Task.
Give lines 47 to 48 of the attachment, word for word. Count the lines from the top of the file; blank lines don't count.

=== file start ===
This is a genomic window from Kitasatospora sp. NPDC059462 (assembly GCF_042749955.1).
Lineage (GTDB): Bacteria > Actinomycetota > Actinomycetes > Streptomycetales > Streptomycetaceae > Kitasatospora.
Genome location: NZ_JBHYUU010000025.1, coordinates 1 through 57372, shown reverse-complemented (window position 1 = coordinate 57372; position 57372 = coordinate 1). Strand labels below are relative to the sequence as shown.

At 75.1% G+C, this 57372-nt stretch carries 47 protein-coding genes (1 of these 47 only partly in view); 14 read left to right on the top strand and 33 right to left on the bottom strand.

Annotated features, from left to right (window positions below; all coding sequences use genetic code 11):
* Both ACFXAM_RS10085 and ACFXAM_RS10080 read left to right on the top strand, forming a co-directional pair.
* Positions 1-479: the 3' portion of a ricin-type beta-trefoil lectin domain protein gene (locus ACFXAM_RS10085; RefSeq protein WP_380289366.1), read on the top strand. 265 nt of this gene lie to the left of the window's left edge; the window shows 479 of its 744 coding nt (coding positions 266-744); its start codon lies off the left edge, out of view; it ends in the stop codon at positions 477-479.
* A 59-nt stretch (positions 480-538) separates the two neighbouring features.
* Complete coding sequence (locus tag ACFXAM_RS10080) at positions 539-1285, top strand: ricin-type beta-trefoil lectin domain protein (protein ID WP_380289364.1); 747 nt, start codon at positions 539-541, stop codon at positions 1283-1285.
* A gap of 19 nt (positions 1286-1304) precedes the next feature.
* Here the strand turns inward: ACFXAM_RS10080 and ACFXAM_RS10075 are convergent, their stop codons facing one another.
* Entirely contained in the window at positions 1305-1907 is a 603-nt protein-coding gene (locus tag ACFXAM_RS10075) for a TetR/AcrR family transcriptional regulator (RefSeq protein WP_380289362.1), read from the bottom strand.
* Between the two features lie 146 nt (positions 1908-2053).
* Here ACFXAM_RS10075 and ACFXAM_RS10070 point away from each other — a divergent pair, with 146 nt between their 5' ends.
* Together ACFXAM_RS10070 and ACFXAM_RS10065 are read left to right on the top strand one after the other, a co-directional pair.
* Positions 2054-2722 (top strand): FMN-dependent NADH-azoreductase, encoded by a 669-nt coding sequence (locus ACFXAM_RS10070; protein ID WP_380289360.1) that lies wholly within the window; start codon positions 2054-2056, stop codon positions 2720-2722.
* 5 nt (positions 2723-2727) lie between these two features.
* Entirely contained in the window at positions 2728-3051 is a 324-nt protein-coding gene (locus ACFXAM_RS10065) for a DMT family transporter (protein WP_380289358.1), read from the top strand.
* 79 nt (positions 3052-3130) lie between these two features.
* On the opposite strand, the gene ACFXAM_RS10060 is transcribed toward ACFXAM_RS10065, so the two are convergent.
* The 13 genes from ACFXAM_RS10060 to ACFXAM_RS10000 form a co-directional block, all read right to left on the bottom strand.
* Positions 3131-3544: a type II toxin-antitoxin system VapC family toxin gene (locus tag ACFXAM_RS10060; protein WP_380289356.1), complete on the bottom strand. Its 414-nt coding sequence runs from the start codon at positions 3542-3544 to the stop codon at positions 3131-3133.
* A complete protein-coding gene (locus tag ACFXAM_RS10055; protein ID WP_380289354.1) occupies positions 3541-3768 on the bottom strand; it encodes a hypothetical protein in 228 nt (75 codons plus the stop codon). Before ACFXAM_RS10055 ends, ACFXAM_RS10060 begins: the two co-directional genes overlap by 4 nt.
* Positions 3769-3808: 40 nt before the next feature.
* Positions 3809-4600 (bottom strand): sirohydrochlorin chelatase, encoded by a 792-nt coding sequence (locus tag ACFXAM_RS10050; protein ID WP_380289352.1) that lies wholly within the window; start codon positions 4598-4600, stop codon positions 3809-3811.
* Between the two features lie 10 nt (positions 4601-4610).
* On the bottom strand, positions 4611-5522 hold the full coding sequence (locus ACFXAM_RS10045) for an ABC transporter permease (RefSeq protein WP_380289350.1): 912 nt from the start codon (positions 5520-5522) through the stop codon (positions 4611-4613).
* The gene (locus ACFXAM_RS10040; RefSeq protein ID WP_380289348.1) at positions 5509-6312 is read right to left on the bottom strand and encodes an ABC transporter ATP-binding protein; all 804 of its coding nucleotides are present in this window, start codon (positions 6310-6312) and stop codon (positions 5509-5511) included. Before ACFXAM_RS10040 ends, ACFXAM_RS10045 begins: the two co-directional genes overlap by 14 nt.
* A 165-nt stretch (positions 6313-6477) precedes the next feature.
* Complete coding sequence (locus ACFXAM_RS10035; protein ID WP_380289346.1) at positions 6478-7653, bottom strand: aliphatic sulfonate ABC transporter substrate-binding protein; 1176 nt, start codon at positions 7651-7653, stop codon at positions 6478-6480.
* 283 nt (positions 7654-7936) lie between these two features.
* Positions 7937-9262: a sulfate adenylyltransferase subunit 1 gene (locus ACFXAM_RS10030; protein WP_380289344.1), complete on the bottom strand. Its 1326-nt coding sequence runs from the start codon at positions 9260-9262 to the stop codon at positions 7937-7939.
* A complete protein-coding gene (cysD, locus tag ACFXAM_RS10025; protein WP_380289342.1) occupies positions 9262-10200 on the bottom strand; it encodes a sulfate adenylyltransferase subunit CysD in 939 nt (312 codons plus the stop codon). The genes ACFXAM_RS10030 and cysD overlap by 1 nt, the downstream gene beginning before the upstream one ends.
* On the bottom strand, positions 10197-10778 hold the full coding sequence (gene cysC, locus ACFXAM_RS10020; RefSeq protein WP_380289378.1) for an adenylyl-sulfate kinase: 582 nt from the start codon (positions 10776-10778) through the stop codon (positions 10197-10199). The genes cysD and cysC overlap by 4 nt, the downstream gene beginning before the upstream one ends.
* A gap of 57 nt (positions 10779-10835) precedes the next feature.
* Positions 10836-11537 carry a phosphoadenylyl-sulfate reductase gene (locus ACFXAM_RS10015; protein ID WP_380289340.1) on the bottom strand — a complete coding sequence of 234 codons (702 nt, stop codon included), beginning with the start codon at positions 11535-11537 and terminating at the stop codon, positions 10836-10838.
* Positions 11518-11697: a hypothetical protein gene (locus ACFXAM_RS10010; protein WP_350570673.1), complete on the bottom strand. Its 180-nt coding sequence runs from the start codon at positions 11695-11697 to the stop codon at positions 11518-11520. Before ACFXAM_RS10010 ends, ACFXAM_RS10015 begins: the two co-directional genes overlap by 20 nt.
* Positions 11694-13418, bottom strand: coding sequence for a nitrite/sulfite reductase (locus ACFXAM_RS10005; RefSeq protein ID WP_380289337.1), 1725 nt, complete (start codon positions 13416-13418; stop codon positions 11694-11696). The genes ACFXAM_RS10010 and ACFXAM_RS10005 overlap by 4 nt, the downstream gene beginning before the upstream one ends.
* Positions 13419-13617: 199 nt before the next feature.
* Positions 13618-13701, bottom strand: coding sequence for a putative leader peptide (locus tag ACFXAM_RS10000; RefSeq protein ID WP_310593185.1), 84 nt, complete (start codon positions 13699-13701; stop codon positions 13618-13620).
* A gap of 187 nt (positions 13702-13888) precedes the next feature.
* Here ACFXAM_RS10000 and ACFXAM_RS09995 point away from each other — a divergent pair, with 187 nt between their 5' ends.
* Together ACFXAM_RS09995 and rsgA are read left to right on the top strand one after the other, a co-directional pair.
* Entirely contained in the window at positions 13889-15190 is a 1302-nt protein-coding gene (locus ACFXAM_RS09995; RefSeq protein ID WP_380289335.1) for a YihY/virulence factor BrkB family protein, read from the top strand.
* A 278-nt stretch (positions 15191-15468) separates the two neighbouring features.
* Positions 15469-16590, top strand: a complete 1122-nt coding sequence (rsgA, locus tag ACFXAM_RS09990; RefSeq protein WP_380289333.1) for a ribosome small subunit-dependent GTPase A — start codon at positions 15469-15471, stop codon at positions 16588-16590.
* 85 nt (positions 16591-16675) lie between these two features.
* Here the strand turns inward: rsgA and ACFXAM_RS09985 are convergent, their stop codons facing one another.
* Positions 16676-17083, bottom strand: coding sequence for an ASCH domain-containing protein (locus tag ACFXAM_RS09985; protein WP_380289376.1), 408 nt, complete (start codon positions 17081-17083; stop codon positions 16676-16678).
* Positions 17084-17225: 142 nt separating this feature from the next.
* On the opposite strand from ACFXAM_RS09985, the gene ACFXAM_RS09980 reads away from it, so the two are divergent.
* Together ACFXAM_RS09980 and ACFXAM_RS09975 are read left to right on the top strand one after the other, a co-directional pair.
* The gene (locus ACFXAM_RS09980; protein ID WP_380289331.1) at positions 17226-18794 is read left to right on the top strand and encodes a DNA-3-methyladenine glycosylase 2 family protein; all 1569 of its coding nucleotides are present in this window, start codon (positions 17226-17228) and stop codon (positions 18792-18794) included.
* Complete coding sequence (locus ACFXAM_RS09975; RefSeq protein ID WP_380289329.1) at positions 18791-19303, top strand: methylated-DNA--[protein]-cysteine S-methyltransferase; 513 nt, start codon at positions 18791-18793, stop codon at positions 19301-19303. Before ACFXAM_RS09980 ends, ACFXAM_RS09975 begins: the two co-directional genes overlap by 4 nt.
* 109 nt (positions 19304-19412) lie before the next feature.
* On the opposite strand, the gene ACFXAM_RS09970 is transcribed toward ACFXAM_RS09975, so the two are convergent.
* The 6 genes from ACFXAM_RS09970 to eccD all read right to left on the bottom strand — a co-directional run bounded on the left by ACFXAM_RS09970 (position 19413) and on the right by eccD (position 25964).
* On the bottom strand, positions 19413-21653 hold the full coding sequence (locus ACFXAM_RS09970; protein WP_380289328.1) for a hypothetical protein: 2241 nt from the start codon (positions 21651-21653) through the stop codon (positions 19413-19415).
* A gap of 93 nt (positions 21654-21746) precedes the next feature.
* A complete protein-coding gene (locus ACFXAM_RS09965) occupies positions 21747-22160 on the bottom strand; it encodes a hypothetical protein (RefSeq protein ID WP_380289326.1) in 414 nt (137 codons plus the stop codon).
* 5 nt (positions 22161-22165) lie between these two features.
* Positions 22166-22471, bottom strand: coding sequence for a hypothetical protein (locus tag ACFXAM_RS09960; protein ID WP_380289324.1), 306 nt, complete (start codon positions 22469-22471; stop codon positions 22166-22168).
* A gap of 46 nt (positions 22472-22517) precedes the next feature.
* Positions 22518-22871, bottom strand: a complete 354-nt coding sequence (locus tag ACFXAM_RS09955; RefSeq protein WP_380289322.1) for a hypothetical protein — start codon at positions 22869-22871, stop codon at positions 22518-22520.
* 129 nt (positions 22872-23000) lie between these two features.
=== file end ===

* 85 nt (positions 16591-16675) lie between these two features.
* Here the strand turns inward: rsgA and ACFXAM_RS09985 are convergent, their stop codons facing one another.